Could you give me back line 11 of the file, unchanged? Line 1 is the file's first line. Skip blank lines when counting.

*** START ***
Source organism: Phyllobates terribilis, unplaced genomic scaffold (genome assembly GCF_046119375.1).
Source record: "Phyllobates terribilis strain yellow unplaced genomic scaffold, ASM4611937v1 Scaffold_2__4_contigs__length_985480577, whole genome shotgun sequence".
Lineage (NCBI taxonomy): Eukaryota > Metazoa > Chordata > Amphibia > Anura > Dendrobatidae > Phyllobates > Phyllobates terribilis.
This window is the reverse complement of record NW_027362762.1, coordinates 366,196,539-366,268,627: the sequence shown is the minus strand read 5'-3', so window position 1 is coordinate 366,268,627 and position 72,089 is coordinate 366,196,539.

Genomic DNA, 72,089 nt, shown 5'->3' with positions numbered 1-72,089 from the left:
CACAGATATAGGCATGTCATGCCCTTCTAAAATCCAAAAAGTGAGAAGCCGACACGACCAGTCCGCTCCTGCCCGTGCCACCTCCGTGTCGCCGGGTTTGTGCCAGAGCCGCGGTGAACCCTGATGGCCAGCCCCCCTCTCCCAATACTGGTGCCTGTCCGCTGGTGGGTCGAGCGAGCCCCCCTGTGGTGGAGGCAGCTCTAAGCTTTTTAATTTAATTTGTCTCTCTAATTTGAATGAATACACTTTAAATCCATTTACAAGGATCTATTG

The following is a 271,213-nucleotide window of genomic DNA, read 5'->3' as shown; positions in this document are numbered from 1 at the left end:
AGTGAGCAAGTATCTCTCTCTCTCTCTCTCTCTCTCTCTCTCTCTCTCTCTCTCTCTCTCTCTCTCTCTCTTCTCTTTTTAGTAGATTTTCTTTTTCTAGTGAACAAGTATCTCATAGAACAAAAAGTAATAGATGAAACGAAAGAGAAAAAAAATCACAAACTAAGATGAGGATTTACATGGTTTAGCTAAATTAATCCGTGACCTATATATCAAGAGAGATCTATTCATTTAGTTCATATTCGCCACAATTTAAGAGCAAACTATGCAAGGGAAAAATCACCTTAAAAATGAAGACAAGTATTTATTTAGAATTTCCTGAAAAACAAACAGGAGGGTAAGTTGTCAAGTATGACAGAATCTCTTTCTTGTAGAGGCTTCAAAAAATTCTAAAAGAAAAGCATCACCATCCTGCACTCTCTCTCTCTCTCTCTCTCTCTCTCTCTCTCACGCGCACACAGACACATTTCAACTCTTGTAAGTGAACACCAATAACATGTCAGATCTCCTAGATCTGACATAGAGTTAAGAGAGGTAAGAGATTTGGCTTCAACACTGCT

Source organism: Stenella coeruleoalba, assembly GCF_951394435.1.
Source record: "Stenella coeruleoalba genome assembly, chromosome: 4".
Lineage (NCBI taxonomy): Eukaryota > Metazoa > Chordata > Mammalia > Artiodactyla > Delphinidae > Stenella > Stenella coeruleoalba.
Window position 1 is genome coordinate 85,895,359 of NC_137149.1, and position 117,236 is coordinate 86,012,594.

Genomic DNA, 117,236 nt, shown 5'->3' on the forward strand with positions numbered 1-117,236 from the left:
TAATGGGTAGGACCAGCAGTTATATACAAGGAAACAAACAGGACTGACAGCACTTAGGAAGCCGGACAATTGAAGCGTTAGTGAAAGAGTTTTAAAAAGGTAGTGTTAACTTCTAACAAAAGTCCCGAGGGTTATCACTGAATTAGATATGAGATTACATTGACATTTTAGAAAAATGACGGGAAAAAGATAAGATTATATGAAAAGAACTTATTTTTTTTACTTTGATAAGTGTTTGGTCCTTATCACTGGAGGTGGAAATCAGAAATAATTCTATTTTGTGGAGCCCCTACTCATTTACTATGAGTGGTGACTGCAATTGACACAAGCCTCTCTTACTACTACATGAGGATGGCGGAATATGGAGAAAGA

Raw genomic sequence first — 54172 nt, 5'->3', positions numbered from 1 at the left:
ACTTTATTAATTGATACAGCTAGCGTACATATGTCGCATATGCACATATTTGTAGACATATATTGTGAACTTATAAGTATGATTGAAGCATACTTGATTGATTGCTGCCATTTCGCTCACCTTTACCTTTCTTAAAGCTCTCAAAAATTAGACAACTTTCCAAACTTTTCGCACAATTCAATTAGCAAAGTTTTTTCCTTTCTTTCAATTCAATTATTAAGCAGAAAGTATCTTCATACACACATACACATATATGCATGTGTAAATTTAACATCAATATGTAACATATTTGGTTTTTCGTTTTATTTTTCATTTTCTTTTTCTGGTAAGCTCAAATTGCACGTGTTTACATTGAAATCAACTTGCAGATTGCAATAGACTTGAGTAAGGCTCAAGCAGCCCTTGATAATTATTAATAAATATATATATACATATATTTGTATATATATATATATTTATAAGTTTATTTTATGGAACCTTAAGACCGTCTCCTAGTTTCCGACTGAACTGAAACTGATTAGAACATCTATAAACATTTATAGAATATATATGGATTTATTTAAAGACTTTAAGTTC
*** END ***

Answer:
Lineage (NCBI taxonomy): Eukaryota > Metazoa > Chordata > Mammalia > Artiodactyla > Delphinidae > Stenella > Stenella coeruleoalba.